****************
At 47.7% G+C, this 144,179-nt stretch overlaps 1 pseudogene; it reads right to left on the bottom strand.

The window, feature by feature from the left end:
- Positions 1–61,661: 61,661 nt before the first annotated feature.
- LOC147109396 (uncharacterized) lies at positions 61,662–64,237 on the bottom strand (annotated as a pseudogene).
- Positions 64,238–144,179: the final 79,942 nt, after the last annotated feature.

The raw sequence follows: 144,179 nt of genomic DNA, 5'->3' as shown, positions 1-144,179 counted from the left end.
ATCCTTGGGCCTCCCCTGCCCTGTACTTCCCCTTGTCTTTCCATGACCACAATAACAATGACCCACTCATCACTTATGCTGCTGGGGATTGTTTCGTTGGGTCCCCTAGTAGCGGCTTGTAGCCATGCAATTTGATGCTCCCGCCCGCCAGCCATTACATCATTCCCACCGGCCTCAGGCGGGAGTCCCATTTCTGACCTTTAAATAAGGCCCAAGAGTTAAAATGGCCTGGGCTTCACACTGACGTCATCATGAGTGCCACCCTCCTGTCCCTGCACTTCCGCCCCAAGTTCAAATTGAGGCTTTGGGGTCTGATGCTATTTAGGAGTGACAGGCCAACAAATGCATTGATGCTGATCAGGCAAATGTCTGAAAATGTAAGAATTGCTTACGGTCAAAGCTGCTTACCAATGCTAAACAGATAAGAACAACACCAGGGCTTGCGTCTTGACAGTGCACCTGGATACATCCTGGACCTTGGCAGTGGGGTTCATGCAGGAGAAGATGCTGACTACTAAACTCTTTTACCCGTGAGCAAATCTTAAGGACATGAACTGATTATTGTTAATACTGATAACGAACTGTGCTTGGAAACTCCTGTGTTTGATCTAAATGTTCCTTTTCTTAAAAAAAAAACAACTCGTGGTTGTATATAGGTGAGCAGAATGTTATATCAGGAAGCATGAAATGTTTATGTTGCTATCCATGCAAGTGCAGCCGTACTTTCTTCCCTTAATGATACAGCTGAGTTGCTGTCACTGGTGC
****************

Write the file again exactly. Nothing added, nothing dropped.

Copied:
At 47.7% G+C, this 144,179-nt stretch overlaps 1 pseudogene; it reads right to left on the bottom strand.

The window, feature by feature from the left end:
- Positions 1–61,661: 61,661 nt before the first annotated feature.
- LOC147109396 (uncharacterized) lies at positions 61,662–64,237 on the bottom strand (annotated as a pseudogene).
- Positions 64,238–144,179: the final 79,942 nt, after the last annotated feature.

The raw sequence follows: 144,179 nt of genomic DNA, 5'->3' as shown, positions 1-144,179 counted from the left end.
ATCCTTGGGCCTCCCCTGCCCTGTACTTCCCCTTGTCTTTCCATGACCACAATAACAATGACCCACTCATCACTTATGCTGCTGGGGATTGTTTCGTTGGGTCCCCTAGTAGCGGCTTGTAGCCATGCAATTTGATGCTCCCGCCCGCCAGCCATTACATCATTCCCACCGGCCTCAGGCGGGAGTCCCATTTCTGACCTTTAAATAAGGCCCAAGAGTTAAAATGGCCTGGGCTTCACACTGACGTCATCATGAGTGCCACCCTCCTGTCCCTGCACTTCCGCCCCAAGTTCAAATTGAGGCTTTGGGGTCTGATGCTATTTAGGAGTGACAGGCCAACAAATGCATTGATGCTGATCAGGCAAATGTCTGAAAATGTAAGAATTGCTTACGGTCAAAGCTGCTTACCAATGCTAAACAGATAAGAACAACACCAGGGCTTGCGTCTTGACAGTGCACCTGGATACATCCTGGACCTTGGCAGTGGGGTTCATGCAGGAGAAGATGCTGACTACTAAACTCTTTTACCCGTGAGCAAATCTTAAGGACATGAACTGATTATTGTTAATACTGATAACGAACTGTGCTTGGAAACTCCTGTGTTTGATCTAAATGTTCCTTTTCTTAAAAAAAAAACAACTCGTGGTTGTATATAGGTGAGCAGAATGTTATATCAGGAAGCATGAAATGTTTATGTTGCTATCCATGCAAGTGCAGCCGTACTTTCTTCCCTTAATGATACAGCTGAGTTGCTGTCACTGGTGC